Although a World War is too expensive a price to pay, Len Barsky credits his war experiences for his introduction to all the positive possibilities that are available in the world.
Born in Pavolitch in the Ukraine in 1915, Len and his parents, Ben & Ethel (Schaeffer), traveled via The Komarno boat and arrived in Winnipeg in the summer of 1921, one day after the death of his paternal grandmother. Although Len was the eldest of three children - a sister Fay was eight years younger and brother Sid is 16 years younger - Len grew up very much as an only child. Len's memories of his childhood are of a family that made a living but hardly a life. Both his parents were hard working, honest but poor people who had little enjoyment or affection in their lives. Len's childhood memories are of attending Norquay & David Livingstone schools, learning to swear in English before he could speak English, and living with parents who were never able to demonstrate their feelings to their son.
Len left school early, got a job similar to his father's on Winnipeg's "fruit row" and saw his life falling into the same drudgery as his parents, when the Second World War broke out. Not wanting to wait until he was called upon, Len joined the Air Force, became a radar navigator, and quickly found himself stationed in England. It was there that he began to experience the highs and lows of what life had to offer. Running from theatres to air raid shelters during bombing raids on London, Len quickly began to appreciate the experiences that living a full life could bring. The war allowed Len to become "worldly". It was during the war that Len met his first wife, Dot, and was married by the Jewish chaplain. Len and Dot returned to Winnipeg in 1946 with their first of three children, Bernie.
After experiencing what was available in the wider world, Len wanted to provide for himself and his family a better style of living. Rather than spending his life on the fruit row Len started a career in life insurance. Len recalls that when he received his insurance license he felt that his life had unlimited possibilities. The opportunity to travel and meet people on a regular basis was offset by the reality that Dot was often left alone to raise Bernie and their two younger children, Barbara and Kim. In addition, Dot felt alone as she had no immediate family in Winnipeg. As the children grew and left Winnipeg, Len and Dot drifted apart and finally divorced in 1970.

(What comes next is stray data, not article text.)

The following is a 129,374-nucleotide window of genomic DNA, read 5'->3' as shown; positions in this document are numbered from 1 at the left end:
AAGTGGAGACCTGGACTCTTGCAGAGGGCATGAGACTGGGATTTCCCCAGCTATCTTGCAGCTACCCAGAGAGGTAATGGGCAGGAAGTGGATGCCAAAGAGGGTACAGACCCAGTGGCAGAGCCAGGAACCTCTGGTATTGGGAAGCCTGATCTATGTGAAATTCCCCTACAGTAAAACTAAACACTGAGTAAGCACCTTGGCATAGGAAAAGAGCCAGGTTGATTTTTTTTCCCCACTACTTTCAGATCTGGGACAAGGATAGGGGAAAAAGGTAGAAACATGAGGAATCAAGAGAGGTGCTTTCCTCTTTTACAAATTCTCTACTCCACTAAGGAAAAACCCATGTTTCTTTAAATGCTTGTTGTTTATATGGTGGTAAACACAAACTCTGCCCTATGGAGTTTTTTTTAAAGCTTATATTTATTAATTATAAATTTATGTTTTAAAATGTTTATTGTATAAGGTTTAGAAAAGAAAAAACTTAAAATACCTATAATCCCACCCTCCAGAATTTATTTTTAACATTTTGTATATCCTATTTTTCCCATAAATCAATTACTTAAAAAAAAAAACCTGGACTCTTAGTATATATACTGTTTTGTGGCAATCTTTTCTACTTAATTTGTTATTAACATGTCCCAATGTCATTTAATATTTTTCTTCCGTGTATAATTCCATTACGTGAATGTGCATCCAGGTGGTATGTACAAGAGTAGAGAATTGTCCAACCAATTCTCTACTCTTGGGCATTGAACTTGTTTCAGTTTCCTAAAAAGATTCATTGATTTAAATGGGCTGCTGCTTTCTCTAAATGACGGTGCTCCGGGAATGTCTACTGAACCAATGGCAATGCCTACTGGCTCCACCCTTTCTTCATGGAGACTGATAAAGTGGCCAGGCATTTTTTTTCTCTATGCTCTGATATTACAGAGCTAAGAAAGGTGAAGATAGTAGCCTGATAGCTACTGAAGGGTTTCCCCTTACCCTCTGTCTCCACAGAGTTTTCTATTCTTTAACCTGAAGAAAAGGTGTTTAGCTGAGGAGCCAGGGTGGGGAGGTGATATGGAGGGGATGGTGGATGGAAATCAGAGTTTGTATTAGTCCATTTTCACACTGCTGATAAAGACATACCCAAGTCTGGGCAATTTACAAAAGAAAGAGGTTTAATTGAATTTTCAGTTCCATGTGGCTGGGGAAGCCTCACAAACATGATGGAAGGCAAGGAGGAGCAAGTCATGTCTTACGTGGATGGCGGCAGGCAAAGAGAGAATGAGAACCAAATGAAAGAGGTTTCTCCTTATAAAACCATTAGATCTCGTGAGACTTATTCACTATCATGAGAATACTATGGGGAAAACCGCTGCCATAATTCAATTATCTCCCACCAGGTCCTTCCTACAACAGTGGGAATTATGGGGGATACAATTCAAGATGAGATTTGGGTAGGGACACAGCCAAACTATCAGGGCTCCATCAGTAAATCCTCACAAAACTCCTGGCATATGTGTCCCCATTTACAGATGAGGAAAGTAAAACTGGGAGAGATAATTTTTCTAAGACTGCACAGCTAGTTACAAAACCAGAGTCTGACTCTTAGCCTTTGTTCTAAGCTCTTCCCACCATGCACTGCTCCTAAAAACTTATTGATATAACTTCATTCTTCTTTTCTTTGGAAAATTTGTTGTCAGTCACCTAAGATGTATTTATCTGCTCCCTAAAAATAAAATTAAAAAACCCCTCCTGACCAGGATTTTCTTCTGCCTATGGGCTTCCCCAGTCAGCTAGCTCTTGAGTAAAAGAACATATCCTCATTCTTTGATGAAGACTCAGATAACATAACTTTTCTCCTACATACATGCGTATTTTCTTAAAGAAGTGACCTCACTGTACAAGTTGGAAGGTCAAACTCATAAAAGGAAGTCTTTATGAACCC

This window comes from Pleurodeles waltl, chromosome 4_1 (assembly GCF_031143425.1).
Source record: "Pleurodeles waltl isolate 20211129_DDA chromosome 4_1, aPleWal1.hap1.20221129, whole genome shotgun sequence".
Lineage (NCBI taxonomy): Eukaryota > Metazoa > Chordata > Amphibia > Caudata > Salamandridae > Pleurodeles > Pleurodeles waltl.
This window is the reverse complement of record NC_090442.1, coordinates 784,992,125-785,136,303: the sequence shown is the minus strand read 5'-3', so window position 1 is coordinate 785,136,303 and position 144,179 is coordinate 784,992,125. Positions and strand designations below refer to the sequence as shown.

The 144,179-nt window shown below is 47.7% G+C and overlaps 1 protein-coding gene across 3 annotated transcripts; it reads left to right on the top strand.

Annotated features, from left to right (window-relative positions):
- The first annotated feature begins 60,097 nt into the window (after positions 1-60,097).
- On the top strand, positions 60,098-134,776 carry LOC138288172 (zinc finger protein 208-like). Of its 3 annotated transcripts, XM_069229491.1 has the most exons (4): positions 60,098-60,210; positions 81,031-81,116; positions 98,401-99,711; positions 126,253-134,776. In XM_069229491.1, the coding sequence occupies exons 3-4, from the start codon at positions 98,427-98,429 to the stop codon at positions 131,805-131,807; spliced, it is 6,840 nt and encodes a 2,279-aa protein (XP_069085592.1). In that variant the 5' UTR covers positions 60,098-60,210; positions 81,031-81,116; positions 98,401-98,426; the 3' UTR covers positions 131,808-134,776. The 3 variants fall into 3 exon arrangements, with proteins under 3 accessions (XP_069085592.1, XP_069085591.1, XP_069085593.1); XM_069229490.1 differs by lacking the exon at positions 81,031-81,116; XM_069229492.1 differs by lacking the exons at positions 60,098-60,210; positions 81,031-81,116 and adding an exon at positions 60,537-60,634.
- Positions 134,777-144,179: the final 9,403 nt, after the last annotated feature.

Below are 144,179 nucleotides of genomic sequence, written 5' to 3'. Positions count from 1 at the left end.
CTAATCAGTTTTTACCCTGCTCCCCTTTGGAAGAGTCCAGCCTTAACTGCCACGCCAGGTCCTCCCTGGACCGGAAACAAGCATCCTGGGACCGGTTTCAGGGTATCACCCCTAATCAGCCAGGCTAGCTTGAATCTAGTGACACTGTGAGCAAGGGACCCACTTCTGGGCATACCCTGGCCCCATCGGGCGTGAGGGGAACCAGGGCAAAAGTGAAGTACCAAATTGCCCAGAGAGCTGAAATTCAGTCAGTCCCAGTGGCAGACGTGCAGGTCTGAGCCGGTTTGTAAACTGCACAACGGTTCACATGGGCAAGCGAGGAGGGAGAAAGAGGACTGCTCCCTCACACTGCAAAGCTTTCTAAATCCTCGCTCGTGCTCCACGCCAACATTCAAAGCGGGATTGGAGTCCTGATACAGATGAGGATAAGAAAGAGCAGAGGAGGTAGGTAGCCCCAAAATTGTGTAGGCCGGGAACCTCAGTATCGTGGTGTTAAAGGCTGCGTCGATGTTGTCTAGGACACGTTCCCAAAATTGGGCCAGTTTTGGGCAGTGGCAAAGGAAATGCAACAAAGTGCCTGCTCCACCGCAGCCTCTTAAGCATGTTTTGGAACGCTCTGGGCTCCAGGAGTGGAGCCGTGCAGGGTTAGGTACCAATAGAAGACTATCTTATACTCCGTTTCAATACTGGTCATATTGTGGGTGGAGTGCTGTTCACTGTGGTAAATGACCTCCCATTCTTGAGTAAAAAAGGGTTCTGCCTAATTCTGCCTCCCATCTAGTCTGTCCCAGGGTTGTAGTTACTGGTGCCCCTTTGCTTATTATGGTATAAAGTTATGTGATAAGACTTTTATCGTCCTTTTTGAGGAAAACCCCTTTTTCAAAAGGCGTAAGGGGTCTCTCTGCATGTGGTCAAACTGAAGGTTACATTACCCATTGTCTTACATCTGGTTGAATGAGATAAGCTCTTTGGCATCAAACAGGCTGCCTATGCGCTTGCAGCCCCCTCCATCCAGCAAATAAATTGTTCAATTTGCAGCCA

Len often speaks about G-d having a special plan for him, his introduction to his second wife, Frances Wolch, is part of that plan. After a short courtship, Len and Frances married. Through his relationship with Frances he became involved in the Shaarey Zedek Synagogue, an affiliation that is still strong today and that solidified his Jewish identity. Discussions and relationships with a series of rabbis and traveling to Israel where he twice spent time in the army, have all worked to enhance Len's involvement as a contributing member of the Winnipeg Jewish community.
Len's community life has grown from being a young boy at the Pavolitch Synagogue on Dufferin to being extremely active at the Shaarey Zedek. He also is involved with the Lion's Club and is a student in Continuing Education at the University of Winnipeg - not bad for a man who never went to high school. Len is also a skilled speed skater, a talent that earned him an Order of Distinction.
One of the highlights of Len's life was an invitation to return to Kiev, Ukraine, in memory of the Pavolitch Jewish community that had immigrated to Winnipeg in the early part of the 20th century. He was impressed both with how he was received and the number of orthodox Jews practicing Judaism in the Ukraine today.
In terms of the Winnipeg Jewish community, Leonard is pleased that he is able to play an important and fulfilling role at the Shaarey Zedek. Being realistic, Leonard also recognizes the vital role that the Temple Shalom plays in encouraging people, especially from interfaith marriages, to be involved in the Jewish community. It is Leonard's wish that the Winnipeg Jewish community will have the ability to pull together rather than be divisive.
Len feels that G-d has tested him and that he has passed. He has contributed to and has earned the respect of members of the community for his efforts to assist people in their time of need through his synagogue activities. Leonard is thankful that he has positive relationships with his children in Toronto as well as with Frances' children. From an upbringing that provided only food and shelter he has learned the importance of including "heart" to make one's life complete. Today Len is looking forward to reaching his 91st (7 x 13) birthday for his next Bar Mitzvah.